Former allies of Turkey's Erdogan plan rival party after Istanbul defeat

With economic recession, unemployment, inflation hurting voters and eating into ruling party support base

Reuters June 27, 2019
A file photo of Turkish President Recep Tayyip Erdogan. PHOTO: REUTERS

ANKARA: Two senior figures in Turkish President’s Tayyip Erdogan’s ruling party are planning to launch a rival political group this year, people familiar with the matter said, a move that could further erode support for the country’s long-time leader on the heels of a stinging electoral defeat in Istanbul.

Behind the breakaway plans are former deputy prime minister Ali Babacan and former president Abdullah Gul, both founding members of Erdogan’s AK Party (AKP), according to two political advisers.

Sunday’s re-run mayoral election delivered the second loss in recent months for the AK Party (AKP) in Turkey’s largest city, a bitter setback for the president who has ruled for 16 years. It has also emboldened critics within his own party who have for years hinted at plans to form a rival party because of dissatisfaction over Erdogan’s increasing powers over the party and government.

With economic recession, unemployment and inflation hurting Turkish voters and eating into the AKP’s support base, any further erosion - even just a few percentage points of voter support – could be deeply damaging for the party, which already relies on an alliance with nationalists for its parliamentary majority.

“Babacan and Gul will most likely form the party in the fall,” said one of the advisers, who is close to Babacan.

The new party’s policies would mirror the early years of the AKP, the adviser added.

When the AKP was launched in 2001, it blended an religious outlook with a pro-Western, democratic and liberate market approach which enjoyed broad popular backing.

The two men have been considering establishing the party for around six months, but the process has been given momentum by the AKP’s loss of Turkey’s main cities in the March 31 municipal elections, said the other adviser, who is familiar with the plans for the new party.

He did not say how the party would be funded but said the preparation so far had included meetings with current AKP parliamentarians, other politicians and academics.

The politicians haven’t publicly commented on the plans, but Gul broke ranks with the AKP last month to signal his discontent at the decision to annul the initial opposition victory in Istanbul after a series of appeals from Erdogan’s party.

In a tweet, he compared the decision to re-run the election to a 2007 constitutional court ruling raising the number of parliamentarians required to approve a new president - which was viewed as an attempt to obstruct his path to the presidency.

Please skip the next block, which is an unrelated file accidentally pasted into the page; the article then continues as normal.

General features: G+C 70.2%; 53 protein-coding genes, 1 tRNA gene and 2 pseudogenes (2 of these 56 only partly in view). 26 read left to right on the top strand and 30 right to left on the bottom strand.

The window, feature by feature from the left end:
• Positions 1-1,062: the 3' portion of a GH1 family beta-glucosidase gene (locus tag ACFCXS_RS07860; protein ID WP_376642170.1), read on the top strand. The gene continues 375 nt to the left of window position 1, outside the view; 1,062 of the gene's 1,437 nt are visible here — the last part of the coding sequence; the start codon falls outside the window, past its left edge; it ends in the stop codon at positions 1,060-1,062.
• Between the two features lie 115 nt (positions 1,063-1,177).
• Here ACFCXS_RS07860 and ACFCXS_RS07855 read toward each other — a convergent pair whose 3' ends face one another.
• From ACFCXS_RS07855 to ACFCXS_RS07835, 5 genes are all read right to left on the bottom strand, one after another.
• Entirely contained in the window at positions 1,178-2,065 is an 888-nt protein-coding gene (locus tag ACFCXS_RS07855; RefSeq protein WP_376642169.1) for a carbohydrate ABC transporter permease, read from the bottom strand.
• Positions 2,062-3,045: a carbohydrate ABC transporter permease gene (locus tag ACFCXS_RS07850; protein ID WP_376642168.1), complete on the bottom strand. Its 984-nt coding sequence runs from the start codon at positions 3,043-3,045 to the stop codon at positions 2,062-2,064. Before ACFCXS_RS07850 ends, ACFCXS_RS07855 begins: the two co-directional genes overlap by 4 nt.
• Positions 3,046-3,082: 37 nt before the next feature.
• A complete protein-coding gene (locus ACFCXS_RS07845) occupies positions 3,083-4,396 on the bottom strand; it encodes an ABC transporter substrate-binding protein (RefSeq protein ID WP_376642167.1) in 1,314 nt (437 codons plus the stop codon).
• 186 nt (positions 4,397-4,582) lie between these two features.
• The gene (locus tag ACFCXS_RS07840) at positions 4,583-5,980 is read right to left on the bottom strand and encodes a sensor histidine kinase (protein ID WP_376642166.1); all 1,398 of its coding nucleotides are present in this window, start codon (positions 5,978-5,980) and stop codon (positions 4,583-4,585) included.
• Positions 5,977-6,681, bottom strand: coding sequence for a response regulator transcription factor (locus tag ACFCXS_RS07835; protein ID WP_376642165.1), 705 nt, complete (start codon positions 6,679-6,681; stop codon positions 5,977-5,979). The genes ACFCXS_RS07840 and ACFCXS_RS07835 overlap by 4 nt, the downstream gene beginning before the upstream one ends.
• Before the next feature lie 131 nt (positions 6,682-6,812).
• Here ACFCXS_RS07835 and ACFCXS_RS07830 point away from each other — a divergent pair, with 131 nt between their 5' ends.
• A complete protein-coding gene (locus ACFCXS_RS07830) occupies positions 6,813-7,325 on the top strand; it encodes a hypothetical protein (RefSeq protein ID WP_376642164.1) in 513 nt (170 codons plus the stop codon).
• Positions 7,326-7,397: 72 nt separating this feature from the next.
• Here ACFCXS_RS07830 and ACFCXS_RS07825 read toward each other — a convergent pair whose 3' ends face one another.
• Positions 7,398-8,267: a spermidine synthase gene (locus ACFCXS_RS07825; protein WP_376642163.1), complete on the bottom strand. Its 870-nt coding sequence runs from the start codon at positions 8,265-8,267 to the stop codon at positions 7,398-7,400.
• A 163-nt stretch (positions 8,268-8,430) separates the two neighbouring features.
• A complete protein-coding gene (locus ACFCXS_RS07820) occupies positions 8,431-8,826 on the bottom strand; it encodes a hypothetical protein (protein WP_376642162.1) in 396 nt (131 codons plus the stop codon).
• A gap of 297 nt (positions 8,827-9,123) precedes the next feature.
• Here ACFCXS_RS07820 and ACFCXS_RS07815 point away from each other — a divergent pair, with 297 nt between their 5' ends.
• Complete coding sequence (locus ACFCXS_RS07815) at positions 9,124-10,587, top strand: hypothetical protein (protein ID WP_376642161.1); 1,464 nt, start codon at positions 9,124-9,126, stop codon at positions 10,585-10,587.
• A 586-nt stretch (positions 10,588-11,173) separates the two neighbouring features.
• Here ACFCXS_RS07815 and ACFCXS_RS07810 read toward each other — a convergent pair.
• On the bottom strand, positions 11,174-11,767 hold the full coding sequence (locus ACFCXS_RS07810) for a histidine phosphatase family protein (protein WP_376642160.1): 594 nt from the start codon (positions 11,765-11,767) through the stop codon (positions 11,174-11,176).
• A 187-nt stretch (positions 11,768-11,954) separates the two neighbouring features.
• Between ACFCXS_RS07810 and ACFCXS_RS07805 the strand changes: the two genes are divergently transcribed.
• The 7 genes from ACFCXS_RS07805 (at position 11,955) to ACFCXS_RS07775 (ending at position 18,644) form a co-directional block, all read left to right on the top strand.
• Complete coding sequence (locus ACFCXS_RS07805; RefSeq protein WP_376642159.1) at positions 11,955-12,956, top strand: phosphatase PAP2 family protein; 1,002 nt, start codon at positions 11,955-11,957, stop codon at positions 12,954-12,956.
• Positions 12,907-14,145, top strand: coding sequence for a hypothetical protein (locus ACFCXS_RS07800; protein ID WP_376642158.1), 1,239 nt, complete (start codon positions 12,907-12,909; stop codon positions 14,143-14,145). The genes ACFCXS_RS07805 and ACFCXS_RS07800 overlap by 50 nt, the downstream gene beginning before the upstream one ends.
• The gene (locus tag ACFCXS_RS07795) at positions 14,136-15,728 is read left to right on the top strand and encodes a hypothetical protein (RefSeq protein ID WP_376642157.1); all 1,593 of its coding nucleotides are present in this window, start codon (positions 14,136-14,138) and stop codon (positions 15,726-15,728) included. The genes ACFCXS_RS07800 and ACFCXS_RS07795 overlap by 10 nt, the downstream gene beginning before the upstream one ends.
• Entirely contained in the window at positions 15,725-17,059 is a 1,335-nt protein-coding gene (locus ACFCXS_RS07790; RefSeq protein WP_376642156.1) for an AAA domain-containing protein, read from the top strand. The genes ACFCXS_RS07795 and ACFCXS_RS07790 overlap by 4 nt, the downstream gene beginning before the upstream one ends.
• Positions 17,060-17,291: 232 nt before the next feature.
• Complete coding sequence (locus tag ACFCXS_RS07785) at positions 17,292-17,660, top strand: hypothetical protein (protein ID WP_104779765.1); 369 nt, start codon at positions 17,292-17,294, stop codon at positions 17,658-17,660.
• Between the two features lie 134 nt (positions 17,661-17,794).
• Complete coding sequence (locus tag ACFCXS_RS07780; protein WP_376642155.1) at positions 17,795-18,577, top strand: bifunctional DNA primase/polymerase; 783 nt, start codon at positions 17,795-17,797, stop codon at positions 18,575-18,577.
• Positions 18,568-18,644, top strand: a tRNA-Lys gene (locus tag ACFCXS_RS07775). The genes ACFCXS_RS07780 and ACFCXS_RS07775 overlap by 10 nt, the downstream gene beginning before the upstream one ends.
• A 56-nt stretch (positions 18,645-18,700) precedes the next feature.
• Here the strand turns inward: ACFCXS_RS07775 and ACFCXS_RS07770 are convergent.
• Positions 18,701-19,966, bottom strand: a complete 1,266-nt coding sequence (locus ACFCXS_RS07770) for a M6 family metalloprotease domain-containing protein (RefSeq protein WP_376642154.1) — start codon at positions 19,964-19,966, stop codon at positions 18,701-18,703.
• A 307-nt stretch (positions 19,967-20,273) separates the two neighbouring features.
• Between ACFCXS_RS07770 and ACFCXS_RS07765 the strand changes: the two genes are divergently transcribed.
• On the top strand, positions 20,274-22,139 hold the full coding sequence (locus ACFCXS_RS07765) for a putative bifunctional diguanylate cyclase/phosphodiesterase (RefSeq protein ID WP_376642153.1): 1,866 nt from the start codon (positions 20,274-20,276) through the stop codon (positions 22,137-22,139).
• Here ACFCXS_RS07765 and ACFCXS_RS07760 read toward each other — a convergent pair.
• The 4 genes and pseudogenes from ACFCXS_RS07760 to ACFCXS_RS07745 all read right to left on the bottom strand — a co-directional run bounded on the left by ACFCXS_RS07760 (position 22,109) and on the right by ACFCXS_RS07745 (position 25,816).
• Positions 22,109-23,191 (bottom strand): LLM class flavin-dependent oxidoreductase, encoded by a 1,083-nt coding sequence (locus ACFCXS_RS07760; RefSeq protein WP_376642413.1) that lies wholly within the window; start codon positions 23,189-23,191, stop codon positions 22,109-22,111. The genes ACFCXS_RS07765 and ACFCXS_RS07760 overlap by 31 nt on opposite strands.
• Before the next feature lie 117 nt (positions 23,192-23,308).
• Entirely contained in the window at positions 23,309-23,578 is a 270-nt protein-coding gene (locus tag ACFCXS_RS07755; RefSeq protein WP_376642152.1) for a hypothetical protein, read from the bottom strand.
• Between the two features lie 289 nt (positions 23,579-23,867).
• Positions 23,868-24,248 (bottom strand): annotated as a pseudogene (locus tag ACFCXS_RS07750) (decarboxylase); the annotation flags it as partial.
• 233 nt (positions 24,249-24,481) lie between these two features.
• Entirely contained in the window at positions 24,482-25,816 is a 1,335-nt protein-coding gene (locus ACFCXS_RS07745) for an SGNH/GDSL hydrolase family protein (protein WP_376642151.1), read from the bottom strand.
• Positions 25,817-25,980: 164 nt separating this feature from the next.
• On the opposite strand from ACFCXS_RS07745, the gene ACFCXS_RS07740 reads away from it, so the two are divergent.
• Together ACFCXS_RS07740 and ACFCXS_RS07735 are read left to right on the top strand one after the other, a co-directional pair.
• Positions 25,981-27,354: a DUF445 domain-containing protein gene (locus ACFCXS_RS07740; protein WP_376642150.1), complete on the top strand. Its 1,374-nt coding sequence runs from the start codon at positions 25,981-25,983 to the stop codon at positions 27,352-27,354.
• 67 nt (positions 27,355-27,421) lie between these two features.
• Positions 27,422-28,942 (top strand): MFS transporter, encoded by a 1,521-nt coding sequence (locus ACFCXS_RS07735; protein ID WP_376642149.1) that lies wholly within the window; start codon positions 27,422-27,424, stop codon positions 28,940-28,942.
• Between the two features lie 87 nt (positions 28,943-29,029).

Babacan served as economy and foreign minister in the first years of AKP government before becoming deputy prime minister, a role he held from 2009 to 2015. Gul was president from 2007 until 2014, when then-prime minister Erdogan moved to the presidency.

An AKP official, who asked not to be named, said the party was aware of the plan to launch a rival group.

“Babacan is a strong and respected figure. Of course, the AK Party will be affected by the new party, but we are able to lose some AK Party supporters like some other parties,” the official said.

He added that the party must accept responsibility for the election results. “We need to return to a policy where we can govern the state, but still be with the people.”


There are many precedents for new parties in Turkey, including two years ago when disgruntled members of the nationalist MHP party broke away to form the Iyi (Good) Party. It won 10% of the vote in last year’s parliamentary election.

The adviser close to Babacan said there was support from AKP members of parliament for the breakaway group, without specifying how many.

He added that he expected “a few surprising important supporters,” but didn’t provide names.

If a new party is established, it could lead to more resignations and defections from the AKP, breaking its hold over a large swathe of pious and conservative voters, said Galip Dalay, a visiting scholar at Oxford University.

“The AKP’s monopoly over the conservative sector of society will be broken,” he said.

One prominent AKP figure, former prime minister Ahmet Davutoglu, has been openly critical of the party, slamming government economic policies, media restrictions and the damage he said had been inflicted on Turkish institutions.

A source close to Davutoglu said he was planning a ‘new step,’ but provided no details beyond saying the politician did not plan to join Gul and Babacan for now.


Sophie | 4 years ago | Reply Erdogan's strength was based on economic prosperity - and his ego has cost him relations with the West which was the core of Turkey's economy.
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